The analysis revealed 25 shopping dimensions, or typologies - such as how 'green' a product was, how family-oriented or calorie-conscious. "We were entering into areas where traditional statistics couldn't help, so we had to devise our own approaches for working with this data, says Dunn (see panel, page 34). Many of the 40,000 products stocked by Tesco were given a 'yes' or 'no' score across these dimensions. The segmentation was developed by studying customer shopping behaviour over time against the typologies.
The next trick was to apply the segmentation commercially. The most obvious by-products of Lifestyles are the more recent Clubcard statements and vouchers, whose content has been shaped by the various Lifestyles segments.
More than eight million Tesco customers now carry a Lifestyles code, used to target mailings.
The challenge of these mailings, says Dunn, is to strike a balance between reinforcing shopping behaviour, by saying 'thanks very much', and encouraging changes in it. In July 350,000 young families received mailings geared to their tastes, offering ideas on summer activities and discounts on related products.
The insight offered by Lifestyles is also having a more subtle influence on Tesco strategy. By modelling Lifestyles to geodemographic and Electoral Roll information, Tesco can predict the Lifestyle make-up of a store before it opens and allow local management to plan an appropriate range of products.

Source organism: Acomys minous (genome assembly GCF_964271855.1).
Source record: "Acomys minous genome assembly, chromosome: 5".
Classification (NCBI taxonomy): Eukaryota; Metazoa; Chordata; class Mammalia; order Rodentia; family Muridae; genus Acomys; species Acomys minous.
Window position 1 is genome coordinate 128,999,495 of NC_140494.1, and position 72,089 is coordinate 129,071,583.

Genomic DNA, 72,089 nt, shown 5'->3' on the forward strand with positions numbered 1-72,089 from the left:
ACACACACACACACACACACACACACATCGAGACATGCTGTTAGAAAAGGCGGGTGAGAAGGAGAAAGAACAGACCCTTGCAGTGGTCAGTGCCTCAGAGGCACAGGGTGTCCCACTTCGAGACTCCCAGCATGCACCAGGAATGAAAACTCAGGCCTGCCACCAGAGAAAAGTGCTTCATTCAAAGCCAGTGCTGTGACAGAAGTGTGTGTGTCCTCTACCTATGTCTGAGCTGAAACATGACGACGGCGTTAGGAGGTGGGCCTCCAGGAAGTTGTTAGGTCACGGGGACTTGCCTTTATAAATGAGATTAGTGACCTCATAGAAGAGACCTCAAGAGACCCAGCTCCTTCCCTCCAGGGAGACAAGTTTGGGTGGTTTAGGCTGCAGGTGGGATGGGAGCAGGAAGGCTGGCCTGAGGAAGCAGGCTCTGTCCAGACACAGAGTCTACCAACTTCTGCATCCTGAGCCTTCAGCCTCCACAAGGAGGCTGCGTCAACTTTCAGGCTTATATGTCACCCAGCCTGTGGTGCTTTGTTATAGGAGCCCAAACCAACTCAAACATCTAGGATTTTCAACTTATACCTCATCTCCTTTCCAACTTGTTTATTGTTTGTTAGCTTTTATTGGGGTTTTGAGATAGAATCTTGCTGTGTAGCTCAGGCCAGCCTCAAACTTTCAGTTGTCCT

A Tesco Metro in flat-land might, for instance, have a range to suit single-occupancy shoppers.
How does Tesco Lifestyles differ from the classic lifestyle models such as ACORN and Mosaic? "Lifestyles builds on the ideas behind those classifications, says Dunn, who began her working life working on Census data in the 1980s.
"The difference is that Lifestyles is a much more sensitive indicator: it changes as shoppers' behaviour changes. For instance, you can spot where an area is beginning to hurt through unemployment. When you have such a massive tracker of consumption, where you let people define their own behaviour, you can be sensitive to change."